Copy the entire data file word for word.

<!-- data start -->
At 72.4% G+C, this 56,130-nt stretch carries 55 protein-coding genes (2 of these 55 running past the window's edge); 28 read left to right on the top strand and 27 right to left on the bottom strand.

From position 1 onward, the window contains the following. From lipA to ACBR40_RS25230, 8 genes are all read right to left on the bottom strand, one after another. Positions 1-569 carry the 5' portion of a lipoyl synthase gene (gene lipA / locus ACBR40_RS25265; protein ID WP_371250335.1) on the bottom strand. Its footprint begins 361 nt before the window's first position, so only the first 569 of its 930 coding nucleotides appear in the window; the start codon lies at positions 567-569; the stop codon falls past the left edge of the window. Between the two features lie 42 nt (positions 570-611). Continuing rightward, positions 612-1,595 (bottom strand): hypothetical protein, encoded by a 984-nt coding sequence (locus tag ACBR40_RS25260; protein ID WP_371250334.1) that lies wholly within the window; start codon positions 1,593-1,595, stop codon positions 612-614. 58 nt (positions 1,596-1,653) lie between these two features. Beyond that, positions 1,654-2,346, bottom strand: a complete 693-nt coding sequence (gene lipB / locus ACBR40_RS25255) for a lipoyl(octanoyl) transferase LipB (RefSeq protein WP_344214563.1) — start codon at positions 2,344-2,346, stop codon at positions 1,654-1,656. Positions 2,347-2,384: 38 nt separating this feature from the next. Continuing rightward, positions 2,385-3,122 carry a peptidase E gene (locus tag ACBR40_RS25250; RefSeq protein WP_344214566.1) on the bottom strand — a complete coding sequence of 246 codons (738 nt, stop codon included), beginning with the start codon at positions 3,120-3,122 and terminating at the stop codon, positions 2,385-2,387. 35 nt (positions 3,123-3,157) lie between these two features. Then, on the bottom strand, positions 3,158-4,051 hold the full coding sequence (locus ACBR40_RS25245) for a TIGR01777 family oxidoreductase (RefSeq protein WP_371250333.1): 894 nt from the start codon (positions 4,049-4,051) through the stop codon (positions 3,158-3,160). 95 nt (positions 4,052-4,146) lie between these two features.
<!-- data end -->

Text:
At 72.4% G+C, this 56,130-nt stretch carries 55 protein-coding genes (2 of these 55 running past the window's edge); 28 read left to right on the top strand and 27 right to left on the bottom strand.

From position 1 onward, the window contains the following. From lipA to ACBR40_RS25230, 8 genes are all read right to left on the bottom strand, one after another. Positions 1-569 carry the 5' portion of a lipoyl synthase gene (gene lipA / locus ACBR40_RS25265; protein ID WP_371250335.1) on the bottom strand. Its footprint begins 361 nt before the window's first position, so only the first 569 of its 930 coding nucleotides appear in the window; the start codon lies at positions 567-569; the stop codon falls past the left edge of the window. Between the two features lie 42 nt (positions 570-611). Continuing rightward, positions 612-1,595 (bottom strand): hypothetical protein, encoded by a 984-nt coding sequence (locus tag ACBR40_RS25260; protein ID WP_371250334.1) that lies wholly within the window; start codon positions 1,593-1,595, stop codon positions 612-614. 58 nt (positions 1,596-1,653) lie between these two features. Beyond that, positions 1,654-2,346, bottom strand: a complete 693-nt coding sequence (gene lipB / locus ACBR40_RS25255) for a lipoyl(octanoyl) transferase LipB (RefSeq protein WP_344214563.1) — start codon at positions 2,344-2,346, stop codon at positions 1,654-1,656. Positions 2,347-2,384: 38 nt separating this feature from the next. Continuing rightward, positions 2,385-3,122 carry a peptidase E gene (locus tag ACBR40_RS25250; RefSeq protein WP_344214566.1) on the bottom strand — a complete coding sequence of 246 codons (738 nt, stop codon included), beginning with the start codon at positions 3,120-3,122 and terminating at the stop codon, positions 2,385-2,387. 35 nt (positions 3,123-3,157) lie between these two features. Then, on the bottom strand, positions 3,158-4,051 hold the full coding sequence (locus ACBR40_RS25245) for a TIGR01777 family oxidoreductase (RefSeq protein WP_371250333.1): 894 nt from the start codon (positions 4,049-4,051) through the stop codon (positions 3,158-3,160). 95 nt (positions 4,052-4,146) lie between these two features.